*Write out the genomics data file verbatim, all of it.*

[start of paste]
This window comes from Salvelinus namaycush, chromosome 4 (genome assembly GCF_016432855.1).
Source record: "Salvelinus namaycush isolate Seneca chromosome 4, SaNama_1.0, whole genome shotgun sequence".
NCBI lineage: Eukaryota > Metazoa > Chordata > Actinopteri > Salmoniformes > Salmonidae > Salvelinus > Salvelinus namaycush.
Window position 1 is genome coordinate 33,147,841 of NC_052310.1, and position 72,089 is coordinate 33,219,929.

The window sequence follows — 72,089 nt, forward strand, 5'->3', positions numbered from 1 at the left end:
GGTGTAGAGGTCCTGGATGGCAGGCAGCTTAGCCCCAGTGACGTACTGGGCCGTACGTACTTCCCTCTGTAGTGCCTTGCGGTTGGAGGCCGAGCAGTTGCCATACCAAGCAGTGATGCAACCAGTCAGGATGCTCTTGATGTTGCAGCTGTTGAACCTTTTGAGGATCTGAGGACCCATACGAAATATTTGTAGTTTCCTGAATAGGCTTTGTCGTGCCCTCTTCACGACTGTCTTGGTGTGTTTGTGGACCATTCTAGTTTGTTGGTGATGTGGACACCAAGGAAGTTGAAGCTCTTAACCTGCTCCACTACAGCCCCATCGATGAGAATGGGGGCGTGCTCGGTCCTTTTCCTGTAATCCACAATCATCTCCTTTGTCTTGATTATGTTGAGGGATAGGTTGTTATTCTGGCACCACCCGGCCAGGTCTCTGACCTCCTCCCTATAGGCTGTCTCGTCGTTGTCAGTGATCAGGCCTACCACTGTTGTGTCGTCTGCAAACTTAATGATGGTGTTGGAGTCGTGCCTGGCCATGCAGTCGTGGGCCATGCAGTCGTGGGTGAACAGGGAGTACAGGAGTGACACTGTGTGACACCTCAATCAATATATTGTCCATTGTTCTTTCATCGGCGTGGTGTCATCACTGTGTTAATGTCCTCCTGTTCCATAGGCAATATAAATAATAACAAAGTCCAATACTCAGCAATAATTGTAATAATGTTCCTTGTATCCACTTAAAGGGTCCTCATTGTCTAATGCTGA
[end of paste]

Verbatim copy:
This window comes from Salvelinus namaycush, chromosome 4 (genome assembly GCF_016432855.1).
Source record: "Salvelinus namaycush isolate Seneca chromosome 4, SaNama_1.0, whole genome shotgun sequence".
NCBI lineage: Eukaryota > Metazoa > Chordata > Actinopteri > Salmoniformes > Salmonidae > Salvelinus > Salvelinus namaycush.
Window position 1 is genome coordinate 33,147,841 of NC_052310.1, and position 72,089 is coordinate 33,219,929.

The window sequence follows — 72,089 nt, forward strand, 5'->3', positions numbered from 1 at the left end:
GGTGTAGAGGTCCTGGATGGCAGGCAGCTTAGCCCCAGTGACGTACTGGGCCGTACGTACTTCCCTCTGTAGTGCCTTGCGGTTGGAGGCCGAGCAGTTGCCATACCAAGCAGTGATGCAACCAGTCAGGATGCTCTTGATGTTGCAGCTGTTGAACCTTTTGAGGATCTGAGGACCCATACGAAATATTTGTAGTTTCCTGAATAGGCTTTGTCGTGCCCTCTTCACGACTGTCTTGGTGTGTTTGTGGACCATTCTAGTTTGTTGGTGATGTGGACACCAAGGAAGTTGAAGCTCTTAACCTGCTCCACTACAGCCCCATCGATGAGAATGGGGGCGTGCTCGGTCCTTTTCCTGTAATCCACAATCATCTCCTTTGTCTTGATTATGTTGAGGGATAGGTTGTTATTCTGGCACCACCCGGCCAGGTCTCTGACCTCCTCCCTATAGGCTGTCTCGTCGTTGTCAGTGATCAGGCCTACCACTGTTGTGTCGTCTGCAAACTTAATGATGGTGTTGGAGTCGTGCCTGGCCATGCAGTCGTGGGCCATGCAGTCGTGGGTGAACAGGGAGTACAGGAGTGACACTGTGTGACACCTCAATCAATATATTGTCCATTGTTCTTTCATCGGCGTGGTGTCATCACTGTGTTAATGTCCTCCTGTTCCATAGGCAATATAAATAATAACAAAGTCCAATACTCAGCAATAATTGTAATAATGTTCCTTGTATCCACTTAAAGGGTCCTCATTGTCTAATGCTGA